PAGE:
Customarily, when multiple artists each having his or her own successful career come together, it’s for one of two reasons. They might collaborate simply because it’s fun, because it gives them a chance to step outside whatever stylistic box they may be in, because they’re up for what used to be known colloquially as a busman’s holiday. The other reason that established musicians team up is to do something special, something that is greater than the sum of its parts.
In all likelihood, Abraham Jam is the product of both kinds of motivation. To be sure, none of the three artists involved “needs” another project; each has a thriving and creatively fulfilling musical path all his own. Asheville-based Billy Jonas is a multi-instrumentalist with many albums to his credit. He often works with re-purposed items, making musical instruments out of materials not designed as such. A key portion of his work centers around family entertainment, though much of his catalog is aimed at a general audience.
Born in Canada, Dawud Wharnsby is a songwriter with more than a dozen albums, and a poet who has published five anthologies of his work. David LaMotte, from Black Mountain, is a breathtakingly busy musician, songwriter and peace activist who also finds time to write books, schedule public speaking appearances and travel the world in support of those endeavors.
In 2010, LaMotte was also working with the North Carolina Council of Churches. It was there that he conceived the concept of Abraham Jam. A Christian, he’s now teamed up musically with Jonas (a Jew) and Wharnsby, an adherent of the Muslim faith. Together they make music that celebrates and encourages harmony and unity among the three Abrahamic faiths.
Leveraging the popularity of all three musicians — and building on the anticipation of a collaborative venture — Abraham Jam launched a Kickstarter campaign. That effort raised more than $48,000, and the tangible result of the campaign was not one but two album releases.
Customarily, a new act makes a studio album or two (or more) before documenting a concert in the form of a live album. But because it captures the essence of the trio so effectively, Abraham Jam Live was the debut release in 2018. And, demonstrating that the creative well from which the three draw is a deep one, the newest Abraham Jam album, White Moon, is a studio release that features all new material. Only one of its 11 songs (most of which are band originals) appeared on the live set.
As one would rightly expect, the songs on White Moon are inspirational, positive, uplifting and upbeat. The songs make good use of the instrumental strengths of all three musicians, and combine the air and ambiance of the traditional musical styles that are a part of their respective faiths. Vocal harmonies further the lyrical messages of harmony. The songs celebrate the values that unite the three different religions, but not in a way that dilutes the core values of each.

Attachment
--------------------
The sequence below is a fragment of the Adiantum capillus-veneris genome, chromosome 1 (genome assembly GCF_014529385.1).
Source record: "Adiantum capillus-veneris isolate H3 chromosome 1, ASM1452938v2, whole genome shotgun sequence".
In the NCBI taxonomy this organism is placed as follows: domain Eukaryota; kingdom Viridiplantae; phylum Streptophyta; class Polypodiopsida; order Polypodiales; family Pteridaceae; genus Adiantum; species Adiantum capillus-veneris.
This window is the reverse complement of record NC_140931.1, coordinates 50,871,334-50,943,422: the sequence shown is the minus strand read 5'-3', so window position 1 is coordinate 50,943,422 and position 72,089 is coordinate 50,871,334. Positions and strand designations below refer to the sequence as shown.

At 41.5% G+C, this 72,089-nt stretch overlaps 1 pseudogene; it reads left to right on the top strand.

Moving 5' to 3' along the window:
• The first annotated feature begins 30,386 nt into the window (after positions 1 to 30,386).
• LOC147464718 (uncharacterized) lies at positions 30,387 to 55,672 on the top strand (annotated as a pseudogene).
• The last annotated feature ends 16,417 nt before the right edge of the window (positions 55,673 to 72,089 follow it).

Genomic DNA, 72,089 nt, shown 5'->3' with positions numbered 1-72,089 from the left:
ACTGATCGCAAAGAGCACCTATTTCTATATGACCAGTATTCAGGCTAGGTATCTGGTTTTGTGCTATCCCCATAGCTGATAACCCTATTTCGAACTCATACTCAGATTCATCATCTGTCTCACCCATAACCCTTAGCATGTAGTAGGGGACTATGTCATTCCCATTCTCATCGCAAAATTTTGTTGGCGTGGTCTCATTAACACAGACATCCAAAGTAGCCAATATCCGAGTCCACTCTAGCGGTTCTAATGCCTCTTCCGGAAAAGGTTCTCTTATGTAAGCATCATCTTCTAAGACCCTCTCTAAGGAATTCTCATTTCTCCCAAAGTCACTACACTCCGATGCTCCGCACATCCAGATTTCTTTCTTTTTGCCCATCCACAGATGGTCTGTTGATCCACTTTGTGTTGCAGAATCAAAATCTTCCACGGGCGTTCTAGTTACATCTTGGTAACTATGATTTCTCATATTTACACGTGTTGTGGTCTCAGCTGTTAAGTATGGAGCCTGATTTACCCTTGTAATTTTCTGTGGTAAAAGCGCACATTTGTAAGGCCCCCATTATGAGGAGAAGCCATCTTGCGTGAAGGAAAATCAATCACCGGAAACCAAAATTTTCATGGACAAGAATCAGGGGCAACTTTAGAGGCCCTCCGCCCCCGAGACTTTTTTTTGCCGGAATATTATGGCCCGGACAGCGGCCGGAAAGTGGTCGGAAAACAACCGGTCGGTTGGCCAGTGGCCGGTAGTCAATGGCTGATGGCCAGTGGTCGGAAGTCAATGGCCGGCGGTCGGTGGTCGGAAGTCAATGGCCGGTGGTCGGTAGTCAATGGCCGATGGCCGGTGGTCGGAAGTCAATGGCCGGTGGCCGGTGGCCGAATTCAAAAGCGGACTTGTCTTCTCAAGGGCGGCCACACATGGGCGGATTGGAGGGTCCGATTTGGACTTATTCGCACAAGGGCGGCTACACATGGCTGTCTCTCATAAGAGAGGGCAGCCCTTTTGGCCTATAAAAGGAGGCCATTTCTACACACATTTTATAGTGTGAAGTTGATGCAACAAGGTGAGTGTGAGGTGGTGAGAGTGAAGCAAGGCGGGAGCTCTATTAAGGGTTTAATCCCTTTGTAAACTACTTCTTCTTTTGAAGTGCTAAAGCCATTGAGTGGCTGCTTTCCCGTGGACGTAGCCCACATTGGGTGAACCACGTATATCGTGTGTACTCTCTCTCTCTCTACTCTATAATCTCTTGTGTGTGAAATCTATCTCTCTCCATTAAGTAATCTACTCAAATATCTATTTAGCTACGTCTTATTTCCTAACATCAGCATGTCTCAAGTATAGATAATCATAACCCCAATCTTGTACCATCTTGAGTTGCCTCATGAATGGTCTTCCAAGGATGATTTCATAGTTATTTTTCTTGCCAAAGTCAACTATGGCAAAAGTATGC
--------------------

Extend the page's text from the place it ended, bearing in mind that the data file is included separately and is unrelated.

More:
Middle Eastern textures of the title track are contrasted with the gospel-meets-reggae feel of “Love is the Seventh Wave,” and the group members’ ties to Appalachia shine through on the acoustic “Jerusalem.” The three vocalists allow their voices to wrap around each other in dramatic fashion in the aptly titled “Braided Prayer.” Singer-songwriter values are on display on “More Love (Karleigh’s Song).”
The song titles on White Moon telegraph the demeanor of the album: “Song of Peace,” “Rhythm of Surrender,” “Child’s Prayer.” A spoken-word introduction to the subtly funky “Drink Deeply” quotes from the Persian poet and mystic Rumi.
After making it plain that the trio has no shortage of original ideas that support its core message (described by Wharnsby as, “sing[ing] our world’s ongoing story together”), Abraham Jam wraps up its first studio album with a medley. Pairing “Peace Train” by Cat Stevens (aka Yusuf Islam) and Curtis Mayfield’s gospel-soul classic “People Get Ready” is inspired on a number of levels. Both songs make use of the image of a train to convey a kind of universal brother- and sisterhood. And, although Stevens and Mayfield themselves wrote from different faith perspectives, their songs fit together seamlessly. Even without the stirring words, that fact brings home the central message of unity that lies at the heart of White Moon.